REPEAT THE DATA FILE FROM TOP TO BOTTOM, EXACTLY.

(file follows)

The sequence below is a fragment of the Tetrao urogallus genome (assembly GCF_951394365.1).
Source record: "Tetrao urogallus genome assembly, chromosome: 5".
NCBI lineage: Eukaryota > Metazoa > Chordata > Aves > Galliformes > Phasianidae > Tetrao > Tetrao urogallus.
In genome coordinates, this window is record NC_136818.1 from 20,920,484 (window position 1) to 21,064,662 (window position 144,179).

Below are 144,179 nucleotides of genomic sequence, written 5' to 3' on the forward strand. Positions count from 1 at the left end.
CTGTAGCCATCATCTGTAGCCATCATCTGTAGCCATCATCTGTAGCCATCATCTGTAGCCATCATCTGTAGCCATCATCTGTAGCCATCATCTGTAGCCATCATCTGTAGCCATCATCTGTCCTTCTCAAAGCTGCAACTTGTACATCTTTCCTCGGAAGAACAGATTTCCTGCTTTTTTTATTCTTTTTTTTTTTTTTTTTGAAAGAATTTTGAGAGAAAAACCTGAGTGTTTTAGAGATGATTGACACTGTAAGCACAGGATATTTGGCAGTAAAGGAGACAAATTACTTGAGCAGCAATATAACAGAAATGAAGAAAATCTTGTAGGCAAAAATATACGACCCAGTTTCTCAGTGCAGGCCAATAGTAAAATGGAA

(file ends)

The sequence below is a fragment of the Tetrao urogallus genome (assembly GCF_951394365.1).
Source record: "Tetrao urogallus genome assembly, chromosome: 5".
NCBI lineage: Eukaryota > Metazoa > Chordata > Aves > Galliformes > Phasianidae > Tetrao > Tetrao urogallus.
In genome coordinates, this window is record NC_136818.1 from 20,920,484 (window position 1) to 21,064,662 (window position 144,179).

Below are 144,179 nucleotides of genomic sequence, written 5' to 3' on the forward strand. Positions count from 1 at the left end.
CTGTAGCCATCATCTGTAGCCATCATCTGTAGCCATCATCTGTAGCCATCATCTGTAGCCATCATCTGTAGCCATCATCTGTAGCCATCATCTGTAGCCATCATCTGTAGCCATCATCTGTCCTTCTCAAAGCTGCAACTTGTACATCTTTCCTCGGAAGAACAGATTTCCTGCTTTTTTTATTCTTTTTTTTTTTTTTTTTGAAAGAATTTTGAGAGAAAAACCTGAGTGTTTTAGAGATGATTGACACTGTAAGCACAGGATATTTGGCAGTAAAGGAGACAAATTACTTGAGCAGCAATATAACAGAAATGAAGAAAATCTTGTAGGCAAAAATATACGACCCAGTTTCTCAGTGCAGGCCAATAGTAAAATGGAA